Social inequalities in health

Material and social deprivation index 2021

In Québec, the deprivation index was created first and foremost to overcome the lack of socioeconomic data in most administrative databases. Developing an ecological proxy was the only way to monitor social inequalities related to important health issues such as mortality, hospitalization and the use of health services. The proxy’s main purpose is to assign area-based socioeconomic information to every individual by linking the geography of the census with the one found in the administrative databases. As a result, the index assists in the surveillance of social inequalities in health in Québec and Canada since the end of the 1980s. While it was shown that the deprivation index underestimates inequalities (Pampalon, Hamel, Gamache, 2009), it is the best alternative in the absence of socioeconomic information.

Wellbeing Budgeting: A Critical Public Health Perspective

In New Zealand, Wales, Scotland, and Finland, among other countries, wellbeing approaches to policy have become a growing trend over the past decade. Attention to the wellbeing and quality of life of the population has the potential to act on upstream determinants of health and, thus, to be a significant boon for healthy public policy. The National Collaborating Centre for Healthy Public Policy (NCCHPP) seeks to explore the significance of this policy turn. In this briefing note, we invite noted public health scholar, Lindsay McLaren, to assess how wellbeing approaches to policy align with public health scholarship and practice and whether there is a role for public health in this work. Dr. McLaren offers a critical perspective on the state of public health and on the opportunities and risks of embracing wellbeing budgeting as a ‘potentially radical approach to realizing some of the core values and goals’ of public health. We invite you to read her contribution bel…

Disparities in mental health and its determinants among Québec high school students by language of instruction

This paper provides a comparative analysis of several mental health indicators and determinants by language of instruction. All data discussed in this analysis is from the Québec Health Survey of High School Students 2016–2017.

For most of the indicators analyzed, there is no disparity between students in English and French high schools. When there is a gap between the two groups, it can be to the disadvantage of students taught in either language.

For example, a greater proportion of students in English high schools reported that they:

  • Had been medically diagnosed with depression
  • Had been medically diagnosed with an eating disorder
  • Did not feel healthy
  • Slept less than recommended during the school week
  • Had poor social support from their family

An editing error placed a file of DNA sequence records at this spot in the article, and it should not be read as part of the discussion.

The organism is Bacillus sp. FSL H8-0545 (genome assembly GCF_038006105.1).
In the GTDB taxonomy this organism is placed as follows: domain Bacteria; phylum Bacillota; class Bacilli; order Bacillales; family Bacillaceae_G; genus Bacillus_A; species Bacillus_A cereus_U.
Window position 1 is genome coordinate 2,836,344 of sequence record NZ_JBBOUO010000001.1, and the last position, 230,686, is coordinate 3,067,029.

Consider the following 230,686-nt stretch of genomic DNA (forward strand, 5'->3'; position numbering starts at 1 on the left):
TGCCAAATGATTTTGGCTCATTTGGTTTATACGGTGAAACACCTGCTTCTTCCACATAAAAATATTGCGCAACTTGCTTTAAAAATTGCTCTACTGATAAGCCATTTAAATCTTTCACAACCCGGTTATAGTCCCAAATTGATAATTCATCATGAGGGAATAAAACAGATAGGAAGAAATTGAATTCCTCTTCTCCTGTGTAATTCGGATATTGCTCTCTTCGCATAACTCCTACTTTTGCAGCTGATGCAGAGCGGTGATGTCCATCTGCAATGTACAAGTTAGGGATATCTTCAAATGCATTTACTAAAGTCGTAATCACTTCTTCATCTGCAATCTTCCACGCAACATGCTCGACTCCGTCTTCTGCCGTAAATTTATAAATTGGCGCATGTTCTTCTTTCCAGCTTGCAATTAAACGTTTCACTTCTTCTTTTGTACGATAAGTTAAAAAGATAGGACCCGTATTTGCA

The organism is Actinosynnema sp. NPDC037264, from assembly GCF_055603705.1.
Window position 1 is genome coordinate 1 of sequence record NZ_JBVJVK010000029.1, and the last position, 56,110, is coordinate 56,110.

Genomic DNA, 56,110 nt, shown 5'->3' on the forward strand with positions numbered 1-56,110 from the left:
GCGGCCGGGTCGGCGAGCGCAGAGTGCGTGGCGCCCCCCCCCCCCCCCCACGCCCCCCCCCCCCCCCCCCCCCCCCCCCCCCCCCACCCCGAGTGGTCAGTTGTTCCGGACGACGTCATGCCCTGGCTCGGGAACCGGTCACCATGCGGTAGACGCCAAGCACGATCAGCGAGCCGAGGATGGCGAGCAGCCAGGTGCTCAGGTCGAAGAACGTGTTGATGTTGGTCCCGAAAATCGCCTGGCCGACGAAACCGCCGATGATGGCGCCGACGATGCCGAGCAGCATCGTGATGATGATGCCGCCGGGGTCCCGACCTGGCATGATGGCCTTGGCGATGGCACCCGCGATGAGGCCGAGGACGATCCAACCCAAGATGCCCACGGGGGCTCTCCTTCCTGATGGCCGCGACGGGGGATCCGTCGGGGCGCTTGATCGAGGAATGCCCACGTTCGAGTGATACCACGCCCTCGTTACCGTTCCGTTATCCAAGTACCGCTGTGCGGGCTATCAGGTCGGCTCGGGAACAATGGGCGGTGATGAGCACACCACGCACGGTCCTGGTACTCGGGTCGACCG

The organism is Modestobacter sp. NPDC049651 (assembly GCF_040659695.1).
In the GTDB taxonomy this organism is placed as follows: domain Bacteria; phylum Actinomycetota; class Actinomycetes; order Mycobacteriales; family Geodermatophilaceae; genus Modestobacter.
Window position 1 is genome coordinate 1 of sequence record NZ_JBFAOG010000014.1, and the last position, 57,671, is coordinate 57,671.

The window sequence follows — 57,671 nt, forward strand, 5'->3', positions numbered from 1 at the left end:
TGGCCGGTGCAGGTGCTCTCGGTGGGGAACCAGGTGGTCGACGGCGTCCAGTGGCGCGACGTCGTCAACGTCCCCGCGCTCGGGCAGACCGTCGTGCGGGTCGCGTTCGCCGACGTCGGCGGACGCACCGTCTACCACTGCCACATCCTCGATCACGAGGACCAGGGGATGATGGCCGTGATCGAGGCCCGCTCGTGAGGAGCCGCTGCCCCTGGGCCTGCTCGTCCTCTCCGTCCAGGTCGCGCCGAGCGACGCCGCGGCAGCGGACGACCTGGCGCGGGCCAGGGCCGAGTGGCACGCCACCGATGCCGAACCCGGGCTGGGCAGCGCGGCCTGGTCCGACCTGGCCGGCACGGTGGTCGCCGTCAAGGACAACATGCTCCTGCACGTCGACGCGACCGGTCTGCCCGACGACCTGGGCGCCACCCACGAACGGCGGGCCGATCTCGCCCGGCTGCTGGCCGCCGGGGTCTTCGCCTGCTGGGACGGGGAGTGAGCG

• Had low overall self-efficacy
  • Had been bullied at school, on the way to school, or online during the school year
  • Had b…

Housing and Social Inequalities in Health in Times of COVID-19: Strategies for Promoting Affordable Quality Housing

The COVID-19 pandemic and the preventive and control measures put in place to protect against the associated health risk have highlighted existing social inequalities in health. The population was asked to spend more time at home to minimize the risk of coming into contact with the virus, which prompted the scientific community to examine the impact of housing conditions during the health crisis. Thus, it was observed that:

  • Housing, including its surrounding environment, is an important determinant of health, wellbeing and quality of life;
  • Living in unhealthy, unsafe or overcrowded housing can have negative effects on physical and mental health, especially during periods of confinement;
  • Safe and healthy housing can act as a protective factor against the transmission of COVID-19;
  • Disadvantaged populations that are less well housed are less well protected from COVID-19 during periods of confinement;
  • During the COVID-19 pandemic, s…
Centre de référence sur l'environnement bâti et la santé

Reducing Social Inequalities in Health (SIH): Working together Toward a More Equitable, Healthier and Resilient Society

For ministries and organizations to be better positioned to collaboratively design new ways to reduce social inequalities in health (SIH), there is a need to clarify the pivotal role of reducing social inequalities across all levels of government and cross-sectoral efforts in preventing negative impacts on population health, and the potential contribution of multiple sectors to improving the health and well-being of the Québec population.​


The health of the population is closely tied to underlying social factors. Poverty, which involves the intersection of multiple forms of social inequalities, has repercussions that often extend beyond health to impact other social determinants of health in a negative downward spiral. The rise in social inequalities undermines the health status and well-being of the population, harms economic growth, and creates the potential for a breakdown in social cohesion.

Reducing social inequalities in health (SIH) is onl…